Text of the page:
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Tatami mats are woven straw mats closely associated with Japanese culture, where they have been an enduring feature for centuries. The densely woven mats are traditionally used as a floor covering, and a number of traditions surround their use. The classic size of a tatami mat is three by six feet (one by two meters), although a wide assortment of shapes and sizes are available in addition to custom mats. This standard size is often used as a room measurement, much as square footage is used in many parts of the West. Thus, one may hear a room described as “four and a half mats.” Many Japanese import stores stock tatami mats, and they can also be ordered directly.
The early roots of tatami mats were probably simple rushes strewn on the floors of rooms to keep them more dry and clean. Gradually, rushes were replaced with woven mats, which evolved an inner layer of stuffing such as straw or rice bran. Tatami mats are traditionally edged in fabric such as brocade to keep the layers together. Today, the filling for tatami mats is often a synthetic material, designed to resist wear.
Initially, tatami mats were associated with the upper classes in Japan, since only they could afford to commission the large, sturdy wooden mats to cover their floors. A seat on the tatami, rather than the wooden floor, was a sign of social status. Over time, tatami mats became more affordable, until they became a part of the décor of most Japanese homes, along with other features like shoji screens.
Several traditions are associated with the layout of tatami mats in a room. Three or more corners cannot meet, and tatami mats also may not be laid out in a grid pattern. These measures are supposed to promote good health, luck, and fortune, and they are followed in most Japanese homes which still use tatami mats. The straw mats are usually found in traditionally styled rooms, although they may be blended with Western rooms and furniture.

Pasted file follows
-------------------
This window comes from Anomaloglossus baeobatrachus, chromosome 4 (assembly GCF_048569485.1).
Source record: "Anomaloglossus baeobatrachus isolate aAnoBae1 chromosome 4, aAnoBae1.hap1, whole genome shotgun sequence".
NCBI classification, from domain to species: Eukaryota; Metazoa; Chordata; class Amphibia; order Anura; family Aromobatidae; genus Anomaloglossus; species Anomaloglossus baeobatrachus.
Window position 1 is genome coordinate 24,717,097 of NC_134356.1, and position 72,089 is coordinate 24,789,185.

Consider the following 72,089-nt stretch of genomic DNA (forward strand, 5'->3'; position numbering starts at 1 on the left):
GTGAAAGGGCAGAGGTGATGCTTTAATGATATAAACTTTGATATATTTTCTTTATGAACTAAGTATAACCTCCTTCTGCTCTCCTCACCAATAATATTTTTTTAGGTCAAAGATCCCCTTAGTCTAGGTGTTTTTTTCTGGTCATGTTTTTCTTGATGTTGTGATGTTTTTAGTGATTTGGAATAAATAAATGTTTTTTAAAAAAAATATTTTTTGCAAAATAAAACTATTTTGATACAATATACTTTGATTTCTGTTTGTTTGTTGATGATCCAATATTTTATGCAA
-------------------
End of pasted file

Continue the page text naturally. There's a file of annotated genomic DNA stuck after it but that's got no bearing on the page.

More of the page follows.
Caring for tatami properly is important. It can mold or become damaged if not handled properly. As a general rule, tatami mats are taken out every three to six months so that they can be beaten, aired, rotated, and replaced if necessary. By tradition, shoes are not worn in Japanese homes, and this cuts down on dirt and potential damage. Tatami mats also cannot get wet, and measures should be taken to dry mats after spills.
Some of our good friends had a foreign exchange student from Japan stay with them for a year. When we were visiting with her, she explained what Japanese tatami mats were used for.
This was the first time I had heard of them, but this was something that she missed from home. They went online and found one that was affordable.
She kept this tatami mat in her room the rest of the time she was in the country. I don't know how often she used it, but just having one in her room reminded her of home.
The hotel I stayed at when went to Japan had tatami mats and I realized soon after that this is the traditional 'carpeting' in Japan. I saw some people sitting on these mats and even sleeping on them. They put a thin mattress called a futon on the mats and sleep on it.
I actually got to sleep on one for a night and it wasn't bad at all. It was a little harder than my bed because the mattress is very thin but I did get a good night's sleep.
I think tatami mats have become very popular in Japan because the Japanese do utilize the floor much more than we do. It's totally normal in Japanese
culture to just sit on the floor and eat on the floor with a bowl of food in your hand. So it probably became necessary to place something between the floor and you for cleanliness and also as protection from the cold floor.
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